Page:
UK businesses are being dealt a double whammy when it comes to cyber security as an increase in spending on protecting companies is being compounded by the fact that one attack can now cost over £1 million despite the number of attacks decreasing.
A study that was commissioned by the Department for Business, Innovation and Skills showed that companies are having to shell out more money to stop servers from becoming compromised by hackers.
“There has been a significant rise in the cost of individual breaches. The overall cost of security breaches for all type of organisations has increased. 10% of organisations that suffered a breach in the last year were so badly damaged by the attack that they had to change the nature of their business,” stated the report.
Larger organisations saw the average cost of the worst security breach of the year rise from between £450,000 and £850,000 in 2012 to between £600,000 and £1.15 million in 2013. The picture was just as bleak for small firms and showed that the average cost has risen to between £65,000 and £115,000 compared to between £35,000 and £65,000 for the year before.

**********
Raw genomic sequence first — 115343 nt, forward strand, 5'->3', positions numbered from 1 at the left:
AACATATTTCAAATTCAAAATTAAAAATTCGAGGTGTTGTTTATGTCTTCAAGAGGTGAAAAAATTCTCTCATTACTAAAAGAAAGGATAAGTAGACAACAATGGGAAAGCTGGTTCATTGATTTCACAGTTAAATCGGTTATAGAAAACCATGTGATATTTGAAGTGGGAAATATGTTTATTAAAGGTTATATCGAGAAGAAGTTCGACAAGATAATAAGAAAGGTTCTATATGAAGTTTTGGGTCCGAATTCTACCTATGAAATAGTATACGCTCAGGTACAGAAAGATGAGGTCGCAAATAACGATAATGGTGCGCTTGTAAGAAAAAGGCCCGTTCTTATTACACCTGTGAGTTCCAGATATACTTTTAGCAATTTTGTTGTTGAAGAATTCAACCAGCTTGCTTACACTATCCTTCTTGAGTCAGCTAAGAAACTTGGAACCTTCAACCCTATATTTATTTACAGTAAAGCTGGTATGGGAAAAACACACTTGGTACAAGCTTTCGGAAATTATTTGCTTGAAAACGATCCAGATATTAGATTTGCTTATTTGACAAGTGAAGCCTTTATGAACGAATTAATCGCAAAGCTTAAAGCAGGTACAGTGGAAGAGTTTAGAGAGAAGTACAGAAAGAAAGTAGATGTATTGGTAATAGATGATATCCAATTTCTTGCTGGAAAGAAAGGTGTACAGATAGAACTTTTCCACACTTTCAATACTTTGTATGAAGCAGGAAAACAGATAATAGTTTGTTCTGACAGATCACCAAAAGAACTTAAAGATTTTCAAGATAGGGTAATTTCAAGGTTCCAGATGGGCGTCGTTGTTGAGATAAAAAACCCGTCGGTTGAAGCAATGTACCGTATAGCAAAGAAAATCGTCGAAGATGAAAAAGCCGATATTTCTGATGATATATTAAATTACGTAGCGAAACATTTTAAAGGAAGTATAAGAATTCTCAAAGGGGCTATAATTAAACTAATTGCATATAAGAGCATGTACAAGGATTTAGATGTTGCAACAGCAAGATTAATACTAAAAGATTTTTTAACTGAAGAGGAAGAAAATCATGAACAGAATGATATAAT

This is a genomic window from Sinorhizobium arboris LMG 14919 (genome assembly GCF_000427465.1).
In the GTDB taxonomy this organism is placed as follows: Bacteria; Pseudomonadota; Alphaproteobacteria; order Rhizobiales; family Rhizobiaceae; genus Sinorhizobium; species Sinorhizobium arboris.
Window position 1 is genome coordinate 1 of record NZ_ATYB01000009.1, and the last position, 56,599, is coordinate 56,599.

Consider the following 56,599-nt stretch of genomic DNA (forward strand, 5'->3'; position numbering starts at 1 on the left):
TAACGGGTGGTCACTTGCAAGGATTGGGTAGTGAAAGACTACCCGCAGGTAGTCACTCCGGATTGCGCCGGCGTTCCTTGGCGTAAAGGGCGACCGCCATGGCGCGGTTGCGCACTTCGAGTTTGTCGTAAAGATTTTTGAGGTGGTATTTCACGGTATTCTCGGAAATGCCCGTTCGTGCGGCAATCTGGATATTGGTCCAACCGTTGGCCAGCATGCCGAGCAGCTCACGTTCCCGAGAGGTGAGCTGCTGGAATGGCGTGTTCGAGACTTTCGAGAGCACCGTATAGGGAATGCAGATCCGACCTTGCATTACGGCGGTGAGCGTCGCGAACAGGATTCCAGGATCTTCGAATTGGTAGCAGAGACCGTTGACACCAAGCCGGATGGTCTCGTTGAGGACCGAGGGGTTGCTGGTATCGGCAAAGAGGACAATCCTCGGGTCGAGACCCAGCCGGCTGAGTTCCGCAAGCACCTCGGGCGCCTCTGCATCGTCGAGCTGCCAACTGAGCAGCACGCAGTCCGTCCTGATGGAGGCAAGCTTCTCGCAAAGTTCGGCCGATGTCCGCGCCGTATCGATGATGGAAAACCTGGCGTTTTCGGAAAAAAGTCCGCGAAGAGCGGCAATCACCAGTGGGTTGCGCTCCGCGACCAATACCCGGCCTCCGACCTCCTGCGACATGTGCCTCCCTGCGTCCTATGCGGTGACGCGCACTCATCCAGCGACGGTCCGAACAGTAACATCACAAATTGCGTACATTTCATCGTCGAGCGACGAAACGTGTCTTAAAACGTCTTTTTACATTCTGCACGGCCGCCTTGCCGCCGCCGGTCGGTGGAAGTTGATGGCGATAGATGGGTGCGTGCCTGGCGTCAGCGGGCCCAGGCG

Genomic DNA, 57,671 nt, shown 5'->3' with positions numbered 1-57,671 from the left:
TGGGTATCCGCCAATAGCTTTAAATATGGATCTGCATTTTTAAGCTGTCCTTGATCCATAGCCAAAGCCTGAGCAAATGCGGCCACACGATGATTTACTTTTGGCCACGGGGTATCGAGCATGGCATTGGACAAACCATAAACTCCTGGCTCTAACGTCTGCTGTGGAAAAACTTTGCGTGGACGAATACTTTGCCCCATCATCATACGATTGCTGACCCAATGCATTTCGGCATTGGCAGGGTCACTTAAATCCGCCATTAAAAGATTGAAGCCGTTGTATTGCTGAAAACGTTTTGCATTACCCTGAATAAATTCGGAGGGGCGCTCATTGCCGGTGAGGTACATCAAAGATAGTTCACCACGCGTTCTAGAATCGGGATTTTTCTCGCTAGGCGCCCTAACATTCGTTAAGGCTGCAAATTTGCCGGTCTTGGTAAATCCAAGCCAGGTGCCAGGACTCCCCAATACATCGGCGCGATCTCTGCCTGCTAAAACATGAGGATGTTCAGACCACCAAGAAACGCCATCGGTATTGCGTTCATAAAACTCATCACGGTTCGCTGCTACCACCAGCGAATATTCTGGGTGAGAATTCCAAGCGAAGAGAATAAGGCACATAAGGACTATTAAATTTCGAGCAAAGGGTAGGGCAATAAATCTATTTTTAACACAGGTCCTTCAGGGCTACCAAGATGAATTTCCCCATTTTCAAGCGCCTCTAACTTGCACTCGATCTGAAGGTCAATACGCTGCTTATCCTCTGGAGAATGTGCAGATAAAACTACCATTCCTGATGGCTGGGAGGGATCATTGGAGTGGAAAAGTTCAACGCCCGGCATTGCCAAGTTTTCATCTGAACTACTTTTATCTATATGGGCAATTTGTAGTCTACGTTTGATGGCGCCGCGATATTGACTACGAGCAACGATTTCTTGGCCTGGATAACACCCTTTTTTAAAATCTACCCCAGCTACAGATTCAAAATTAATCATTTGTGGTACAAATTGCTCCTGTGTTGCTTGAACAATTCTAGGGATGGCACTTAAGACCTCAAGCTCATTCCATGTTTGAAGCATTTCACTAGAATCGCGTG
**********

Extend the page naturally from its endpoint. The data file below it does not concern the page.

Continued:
The research, which was compiled by PwC, showed that UK firms saw five major security breaches every year and that the average smaller firm saw some kind of attack every eight weeks.
It also showed that 70 per cent of companies are still keeping the worst security incidents under wraps and as such the real figures are likely to be a lot higher than those reported here.
“Despite the number of breaches impacting UK business falling slightly in the last year, the number remains high and in many organisations there needs to be more done to drive actual management of security risks,” said Rob MacGregor, cyber security specialist at PwC Scotland, according to The Courier. “As high end breaches become more damaging and sophisticated, boards need to be reviewing threats and vulnerabilities on a regular basis.”
In spite of all this doom and gloom the amount of breaches was actually down compared with a year ago with large organisations admitting to suffering a breach dropping from 86 per cent to 81 per cent and small businesses seeing a decrease from 64 per cent to 60 per cent.